This is much like fw cycling, except when cured live rock is used it goes a lot faster. The cycle also has an extra step:

Ammonia --> Nitrite --> Nitrate --> N2 gas

The cycle is "done" when Nitrates fall to around 10. In planted tanks, they should be 0. In non-planted tanks, nitrate readings should be interpreted as follows:

0-5ppm = ideal
5-10ppm = "ok", but not tollerable for sensitive animals
10-20ppm = tollerable for hardier animals, but you need to lower it
20+ppm = lethal conditions. Expect dieoff if it isn't already occuring.

Marine animals are much more sensitive than freshwater animals to these chemicals. Ammonia and nitrite must be 0 for the tank to be habitable.

Marine pH range: 8.0-8.4.

Marine kH should be in the 8-12dkH range.

Marine calcium should be in the ~350-400ppm range.

Marine sG (don't know what this is? Google search "specific gravity") in tropical tanks should be 21-28 with the ideal range for most snails being around 25-27. Understand how temperature affects sg and compensate accordingly for coldwater tanks.

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Setting up a marine tank step-by-step
- Tank needs to be in a stable location
- Fill with saltwater,
- Hook up all electric equipment and let the tank run for a few days
- Watch the temperature closely and be ready to make adjustments if it exceeds tollerable ranges
- Once temperature is stable, add LR (stack carefully!)
- add substrate
- Wait until pH stabilizes and the cycle is complete (may be <1 week)
- Add the "cleanup crew"
- Wait at least couple of weeks for diatoms/algae/etc. to be under control before adding anything else.

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What to expect in maintenance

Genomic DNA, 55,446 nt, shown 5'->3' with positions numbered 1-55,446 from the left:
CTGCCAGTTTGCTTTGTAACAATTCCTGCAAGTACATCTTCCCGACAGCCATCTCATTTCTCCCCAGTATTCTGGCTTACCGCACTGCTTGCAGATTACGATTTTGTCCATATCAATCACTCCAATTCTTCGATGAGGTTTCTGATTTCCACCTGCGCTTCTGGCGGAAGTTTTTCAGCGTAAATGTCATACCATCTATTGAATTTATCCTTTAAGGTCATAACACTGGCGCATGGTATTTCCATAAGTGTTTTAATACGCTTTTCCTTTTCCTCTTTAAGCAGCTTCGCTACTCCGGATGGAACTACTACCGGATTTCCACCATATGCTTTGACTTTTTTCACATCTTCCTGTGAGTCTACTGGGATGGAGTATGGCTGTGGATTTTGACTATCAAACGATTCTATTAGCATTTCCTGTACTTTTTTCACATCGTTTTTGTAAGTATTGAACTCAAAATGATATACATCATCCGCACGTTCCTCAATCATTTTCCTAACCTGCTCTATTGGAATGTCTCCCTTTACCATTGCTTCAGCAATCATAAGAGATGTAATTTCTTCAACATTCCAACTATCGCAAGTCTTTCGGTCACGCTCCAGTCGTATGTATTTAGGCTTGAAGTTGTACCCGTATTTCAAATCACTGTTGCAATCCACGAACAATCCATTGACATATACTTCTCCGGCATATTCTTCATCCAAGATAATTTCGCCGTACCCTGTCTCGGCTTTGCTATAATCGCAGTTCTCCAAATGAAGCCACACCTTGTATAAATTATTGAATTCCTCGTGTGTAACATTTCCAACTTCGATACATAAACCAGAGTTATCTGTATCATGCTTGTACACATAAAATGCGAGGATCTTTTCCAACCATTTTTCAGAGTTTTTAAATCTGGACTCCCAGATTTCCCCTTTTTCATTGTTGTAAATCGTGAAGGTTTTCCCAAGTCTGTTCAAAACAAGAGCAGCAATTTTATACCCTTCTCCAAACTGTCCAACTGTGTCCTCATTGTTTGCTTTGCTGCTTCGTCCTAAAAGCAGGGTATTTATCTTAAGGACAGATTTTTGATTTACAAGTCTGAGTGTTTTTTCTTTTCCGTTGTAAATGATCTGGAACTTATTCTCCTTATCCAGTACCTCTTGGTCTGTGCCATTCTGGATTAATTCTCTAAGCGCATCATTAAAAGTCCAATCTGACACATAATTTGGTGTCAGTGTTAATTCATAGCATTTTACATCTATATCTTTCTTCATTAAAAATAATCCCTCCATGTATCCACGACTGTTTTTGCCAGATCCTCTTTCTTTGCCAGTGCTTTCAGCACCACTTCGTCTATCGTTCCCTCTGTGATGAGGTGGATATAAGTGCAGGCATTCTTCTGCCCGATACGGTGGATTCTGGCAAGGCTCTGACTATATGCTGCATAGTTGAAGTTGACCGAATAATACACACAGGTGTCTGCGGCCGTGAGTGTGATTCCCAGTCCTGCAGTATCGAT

Daily:
- in nano tanks, topoff with RO to maintain sg. Larger tanks may require less frequent topoffs.
- in new tanks, check pH, sg, and nitrates.
- feed the animals :-P

Each week:
- 10% water change
- in established tanks, check pH, sg, and nitrates
- inspect rockwork for problems
- in planted tanks, may need to prune macro algae growth

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What's a "cleanup crew?"
Marine tanks need maintenance. It's easier to set up a stable ecosystem that maintains itself than to do it all yourself - and it's more reliable to let the ecology handle itself. Google search "marine cleanup crew" without the quotes and you'll find lots of info. However, take a look at the "what animals to avoid" section to make sure you don't get mislead in your selection of cleaner animals. Not all cleaner animals do well in snail tanks.

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Some good starter marine snails (I won't address other animals here!)
- Turbo fluctuosa/fluctuosus: hardy, strong competator. Requires suppelemental feeding in most tanks.
- Trochus species: same as T. flucts
- Nassarius: burrowing, good substrait-maintainers. Omnivorous, but like their meaty foods.
- Cerith species: like Nassarius but don't require the same meaty foods.

Intermediate-difficulty snails
- Turbo undulatus ("zebra turbo")
- Astrea species
- Margarita snails (most are coldwater!)

Snails you shouldn't get unless you've done your research and think you're ready to tell us all about them before you buy them
- Conches
- Cowries (watch the diet! Most aren't strict herbivores)
- Anything that you can't easily identify in the pet store

Gastropods you should never get unless you set up a tank specifically for them and have a lot of experience - most people should NEVER get these:
- Any opisthobranch
- Various strictly carnivorous or predatory snails

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Animals to avoid in a snail tank
- zebra hermit crabs
- large hermit crabs that grow past ~1/2"
- most starfish
- most urchins
- sea cucumbers
- nudibranchs
- most anemones (most people should avoid these anyway!)
- true crabs, even if supposedly "herbivorous"
- wrasses
- any fish with a beak
- any aggressive fish
- any large carnivorous fish
- bumblebee snails - they are predatory and will eat smaller snails